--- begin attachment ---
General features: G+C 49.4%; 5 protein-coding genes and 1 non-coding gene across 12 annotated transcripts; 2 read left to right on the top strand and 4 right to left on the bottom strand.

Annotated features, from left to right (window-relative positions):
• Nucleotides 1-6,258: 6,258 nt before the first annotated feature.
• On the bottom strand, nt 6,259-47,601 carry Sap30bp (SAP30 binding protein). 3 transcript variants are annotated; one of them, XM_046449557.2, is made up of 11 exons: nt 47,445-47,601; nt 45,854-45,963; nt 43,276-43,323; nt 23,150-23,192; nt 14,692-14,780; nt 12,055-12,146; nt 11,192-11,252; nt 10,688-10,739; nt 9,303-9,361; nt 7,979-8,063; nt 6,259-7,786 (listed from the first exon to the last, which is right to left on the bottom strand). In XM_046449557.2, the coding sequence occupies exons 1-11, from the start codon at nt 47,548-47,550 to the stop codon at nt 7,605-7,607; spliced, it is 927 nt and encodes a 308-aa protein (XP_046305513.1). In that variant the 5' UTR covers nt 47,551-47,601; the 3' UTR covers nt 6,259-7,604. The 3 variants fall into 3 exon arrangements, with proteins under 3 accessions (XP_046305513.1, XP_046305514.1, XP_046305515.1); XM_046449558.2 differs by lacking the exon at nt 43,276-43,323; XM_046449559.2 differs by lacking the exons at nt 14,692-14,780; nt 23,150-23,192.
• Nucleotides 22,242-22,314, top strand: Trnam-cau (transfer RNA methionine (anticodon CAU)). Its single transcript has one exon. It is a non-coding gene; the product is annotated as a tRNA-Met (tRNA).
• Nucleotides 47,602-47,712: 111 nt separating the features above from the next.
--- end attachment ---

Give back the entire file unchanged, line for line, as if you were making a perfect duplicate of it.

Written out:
General features: G+C 49.4%; 5 protein-coding genes and 1 non-coding gene across 12 annotated transcripts; 2 read left to right on the top strand and 4 right to left on the bottom strand.

Annotated features, from left to right (window-relative positions):
• Nucleotides 1-6,258: 6,258 nt before the first annotated feature.
• On the bottom strand, nt 6,259-47,601 carry Sap30bp (SAP30 binding protein). 3 transcript variants are annotated; one of them, XM_046449557.2, is made up of 11 exons: nt 47,445-47,601; nt 45,854-45,963; nt 43,276-43,323; nt 23,150-23,192; nt 14,692-14,780; nt 12,055-12,146; nt 11,192-11,252; nt 10,688-10,739; nt 9,303-9,361; nt 7,979-8,063; nt 6,259-7,786 (listed from the first exon to the last, which is right to left on the bottom strand). In XM_046449557.2, the coding sequence occupies exons 1-11, from the start codon at nt 47,548-47,550 to the stop codon at nt 7,605-7,607; spliced, it is 927 nt and encodes a 308-aa protein (XP_046305513.1). In that variant the 5' UTR covers nt 47,551-47,601; the 3' UTR covers nt 6,259-7,604. The 3 variants fall into 3 exon arrangements, with proteins under 3 accessions (XP_046305513.1, XP_046305514.1, XP_046305515.1); XM_046449558.2 differs by lacking the exon at nt 43,276-43,323; XM_046449559.2 differs by lacking the exons at nt 14,692-14,780; nt 23,150-23,192.
• Nucleotides 22,242-22,314, top strand: Trnam-cau (transfer RNA methionine (anticodon CAU)). Its single transcript has one exon. It is a non-coding gene; the product is annotated as a tRNA-Met (tRNA).
• Nucleotides 47,602-47,712: 111 nt separating the features above from the next.